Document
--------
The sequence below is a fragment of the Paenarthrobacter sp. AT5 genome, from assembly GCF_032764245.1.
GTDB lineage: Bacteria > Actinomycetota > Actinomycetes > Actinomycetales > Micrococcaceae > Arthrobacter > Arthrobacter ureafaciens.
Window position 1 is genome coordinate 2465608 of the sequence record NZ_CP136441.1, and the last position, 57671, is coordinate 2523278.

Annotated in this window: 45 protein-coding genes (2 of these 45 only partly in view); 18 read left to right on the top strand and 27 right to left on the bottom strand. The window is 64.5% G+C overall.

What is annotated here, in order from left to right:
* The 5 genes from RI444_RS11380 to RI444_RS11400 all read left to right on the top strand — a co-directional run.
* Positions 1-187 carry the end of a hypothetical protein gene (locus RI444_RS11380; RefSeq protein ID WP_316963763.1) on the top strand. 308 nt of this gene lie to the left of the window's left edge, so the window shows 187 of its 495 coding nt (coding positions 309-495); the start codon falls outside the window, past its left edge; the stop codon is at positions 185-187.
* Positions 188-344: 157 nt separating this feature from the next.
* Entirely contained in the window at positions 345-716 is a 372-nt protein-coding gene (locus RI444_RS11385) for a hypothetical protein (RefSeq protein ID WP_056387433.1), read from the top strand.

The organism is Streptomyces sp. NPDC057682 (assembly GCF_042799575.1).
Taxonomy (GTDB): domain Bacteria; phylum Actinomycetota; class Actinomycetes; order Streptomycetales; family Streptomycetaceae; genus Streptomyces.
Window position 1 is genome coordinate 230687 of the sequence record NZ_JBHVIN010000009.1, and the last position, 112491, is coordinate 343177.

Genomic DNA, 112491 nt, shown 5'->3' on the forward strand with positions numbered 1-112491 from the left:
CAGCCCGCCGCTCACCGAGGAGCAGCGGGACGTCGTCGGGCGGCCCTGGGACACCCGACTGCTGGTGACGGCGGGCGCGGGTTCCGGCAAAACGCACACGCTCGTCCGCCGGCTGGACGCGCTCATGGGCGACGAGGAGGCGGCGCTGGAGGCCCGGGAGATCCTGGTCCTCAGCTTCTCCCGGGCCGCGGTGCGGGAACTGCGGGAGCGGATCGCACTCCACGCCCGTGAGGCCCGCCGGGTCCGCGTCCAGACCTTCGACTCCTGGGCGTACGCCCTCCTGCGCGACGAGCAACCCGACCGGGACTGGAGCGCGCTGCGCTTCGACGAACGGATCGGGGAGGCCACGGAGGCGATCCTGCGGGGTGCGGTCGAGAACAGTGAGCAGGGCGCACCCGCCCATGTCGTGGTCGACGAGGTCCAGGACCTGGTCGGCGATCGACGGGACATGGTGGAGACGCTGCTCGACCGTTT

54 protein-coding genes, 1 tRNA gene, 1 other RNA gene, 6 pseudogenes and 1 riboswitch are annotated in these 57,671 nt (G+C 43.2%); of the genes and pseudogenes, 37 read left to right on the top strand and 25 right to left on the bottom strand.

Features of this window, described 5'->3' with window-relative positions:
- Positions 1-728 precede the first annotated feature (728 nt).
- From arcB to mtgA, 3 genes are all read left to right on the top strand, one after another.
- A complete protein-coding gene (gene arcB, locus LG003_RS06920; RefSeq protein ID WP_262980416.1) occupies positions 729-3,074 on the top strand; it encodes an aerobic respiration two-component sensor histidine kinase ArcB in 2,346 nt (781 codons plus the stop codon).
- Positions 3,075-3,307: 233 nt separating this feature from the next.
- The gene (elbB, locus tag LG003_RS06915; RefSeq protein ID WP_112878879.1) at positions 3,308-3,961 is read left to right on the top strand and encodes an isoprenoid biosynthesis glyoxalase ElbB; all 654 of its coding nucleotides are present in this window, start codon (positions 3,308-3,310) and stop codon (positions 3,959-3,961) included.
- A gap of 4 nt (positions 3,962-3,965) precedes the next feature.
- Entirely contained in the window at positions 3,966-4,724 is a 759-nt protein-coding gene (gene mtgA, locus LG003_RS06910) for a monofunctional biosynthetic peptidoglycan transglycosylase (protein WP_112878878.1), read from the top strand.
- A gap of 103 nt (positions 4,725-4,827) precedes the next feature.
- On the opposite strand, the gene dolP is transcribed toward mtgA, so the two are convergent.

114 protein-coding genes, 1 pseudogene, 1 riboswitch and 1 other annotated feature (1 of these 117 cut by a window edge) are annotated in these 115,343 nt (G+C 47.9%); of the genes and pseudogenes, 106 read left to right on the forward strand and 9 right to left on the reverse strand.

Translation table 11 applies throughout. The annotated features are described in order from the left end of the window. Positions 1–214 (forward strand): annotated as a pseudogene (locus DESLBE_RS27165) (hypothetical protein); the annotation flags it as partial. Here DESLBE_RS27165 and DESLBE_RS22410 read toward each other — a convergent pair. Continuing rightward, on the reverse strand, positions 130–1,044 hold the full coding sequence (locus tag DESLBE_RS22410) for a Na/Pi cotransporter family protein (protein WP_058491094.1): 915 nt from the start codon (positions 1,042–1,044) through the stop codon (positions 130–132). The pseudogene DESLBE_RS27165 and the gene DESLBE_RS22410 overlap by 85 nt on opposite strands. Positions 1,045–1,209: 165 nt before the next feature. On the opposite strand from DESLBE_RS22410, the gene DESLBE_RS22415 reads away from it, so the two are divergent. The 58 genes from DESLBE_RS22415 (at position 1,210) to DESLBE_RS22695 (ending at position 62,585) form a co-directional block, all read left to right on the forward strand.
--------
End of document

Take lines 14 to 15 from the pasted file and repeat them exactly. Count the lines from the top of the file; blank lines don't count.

CAGCCCGCCGCTCACCGAGGAGCAGCGGGACGTCGTCGGGCGGCCCTGGGACACCCGACTGCTGGTGACGGCGGGCGCGGGTTCCGGCAAAACGCACACGCTCGTCCGCCGGCTGGACGCGCTCATGGGCGACGAGGAGGCGGCGCTGGAGGCCCGGGAGATCCTGGTCCTCAGCTTCTCCCGGGCCGCGGTGCGGGAACTGCGGGAGCGGATCGCACTCCACGCCCGTGAGGCCCGCCGGGTCCGCGTCCAGACCTTCGACTCCTGGGCGTACGCCCTCCTGCGCGACGAGCAACCCGACCGGGACTGGAGCGCGCTGCGCTTCGACGAACGGATCGGGGAGGCCACGGAGGCGATCCTGCGGGGTGCGGTCGAGAACAGTGAGCAGGGCGCACCCGCCCATGTCGTGGTCGACGAGGTCCAGGACCTGGTCGGCGATCGACGGGACATGGTGGAGACGCTGCTCGACCGTTT

54 protein-coding genes, 1 tRNA gene, 1 other RNA gene, 6 pseudogenes and 1 riboswitch are annotated in these 57,671 nt (G+C 43.2%); of the genes and pseudogenes, 37 read left to right on the top strand and 25 right to left on the bottom strand.